The armes he bore, his speare he gan abase Yet, in his soundest sleepe, his dayly feare
And voịde his course; at which so suddain case His ydle braine gan busily molest,
He wondred much : but th' other thus can say; And made him dreame those two disloyall were:
“ Ah! gentle Scudamour, untu your grace The things, that day most minds, at night Joe most
I me submit, and you of pardon pray,
That almost had against you trespassed this day." appeare.
Whereto thus Scudamour; “ Small harme it were With that the wicked carle, the maister smith,
For any knight upon a ventrous knight A paire of red-whot yron tongs did take
Without displeasance for to prove his spere. Out of the burning cinders, and therewith
But reade you, sir, sith ye my name have hight, Under his side him nipt; that, forst to wake, He felt his hart for very paine to quake,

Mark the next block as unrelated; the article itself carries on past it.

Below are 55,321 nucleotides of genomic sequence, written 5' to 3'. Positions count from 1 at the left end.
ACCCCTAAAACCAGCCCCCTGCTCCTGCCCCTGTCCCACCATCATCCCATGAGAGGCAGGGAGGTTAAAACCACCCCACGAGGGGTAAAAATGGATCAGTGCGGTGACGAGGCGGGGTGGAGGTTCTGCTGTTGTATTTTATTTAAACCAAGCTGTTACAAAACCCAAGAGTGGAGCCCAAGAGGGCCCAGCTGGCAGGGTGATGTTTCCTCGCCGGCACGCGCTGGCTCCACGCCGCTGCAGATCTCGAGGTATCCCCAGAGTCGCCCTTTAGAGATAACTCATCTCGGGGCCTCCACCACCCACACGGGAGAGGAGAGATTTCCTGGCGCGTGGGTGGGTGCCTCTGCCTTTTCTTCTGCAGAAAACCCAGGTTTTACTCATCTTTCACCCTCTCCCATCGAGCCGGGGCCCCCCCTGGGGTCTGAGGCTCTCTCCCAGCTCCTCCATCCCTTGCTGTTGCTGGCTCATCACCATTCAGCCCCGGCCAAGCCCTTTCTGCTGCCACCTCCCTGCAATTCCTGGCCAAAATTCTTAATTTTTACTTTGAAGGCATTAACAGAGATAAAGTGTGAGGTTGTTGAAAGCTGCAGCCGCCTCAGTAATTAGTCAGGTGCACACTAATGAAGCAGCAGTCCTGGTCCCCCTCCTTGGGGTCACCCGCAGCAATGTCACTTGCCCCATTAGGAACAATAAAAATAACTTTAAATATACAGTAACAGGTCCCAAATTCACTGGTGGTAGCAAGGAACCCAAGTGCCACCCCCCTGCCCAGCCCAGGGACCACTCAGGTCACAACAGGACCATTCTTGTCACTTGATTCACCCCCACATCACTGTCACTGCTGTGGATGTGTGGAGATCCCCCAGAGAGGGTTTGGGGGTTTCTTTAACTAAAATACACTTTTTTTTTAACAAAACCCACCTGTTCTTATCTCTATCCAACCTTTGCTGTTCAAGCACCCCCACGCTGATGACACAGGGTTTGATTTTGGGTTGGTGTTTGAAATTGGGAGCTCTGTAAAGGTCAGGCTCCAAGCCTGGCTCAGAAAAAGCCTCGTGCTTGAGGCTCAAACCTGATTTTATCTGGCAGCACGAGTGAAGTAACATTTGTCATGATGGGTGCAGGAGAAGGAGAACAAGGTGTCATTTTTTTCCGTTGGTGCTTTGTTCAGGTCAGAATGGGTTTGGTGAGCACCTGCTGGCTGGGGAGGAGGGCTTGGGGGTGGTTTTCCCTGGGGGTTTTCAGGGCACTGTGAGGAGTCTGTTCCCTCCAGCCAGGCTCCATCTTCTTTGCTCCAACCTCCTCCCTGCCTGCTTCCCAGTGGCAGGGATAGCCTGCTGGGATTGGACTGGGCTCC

What is your owne, that I mote you requite.
“ Certes," sayd he, “ ye mote as now excuse And started up avenged for to be On him the which his quiet slomber brake:
Me from discovering you my name aright: Yet, looking round about him, none could see;
For time yet serves that I the same refuse;
But call ye me the Salvage Knight, as others use." Yet did the smart remaine, though he himselfe did fee.
“Then this, sir Salvage Knight,"quoth he, "areede;
Or doe you here within this forrest wonne, In such disquiet and hart-fretting payne
That seemeth well to answere to your weede, He all that night, that too long night, did passe. Or have ye it for some occasion donne? And now the day out of the ocean mayne
That rather seemes, sith knowen armes yeshonne." Began to peepe above this earthly masse,
“ This other day," sayd he, “a stranger knight With pearly dew sprinkling the morning grasse: Shame and dishonour hath unto me doune; Then up he rose like heavie lumpe of lead, On whom I waite to wreake that foule despight, That in his face, as in a looking glasse,
Whenever be this way shall passe by day or night.” The signes of anguish one mote plainely read, And ghesse the man to be dismayd with gealous “ Shame be bis meede," quoth he, “that meaneth dread.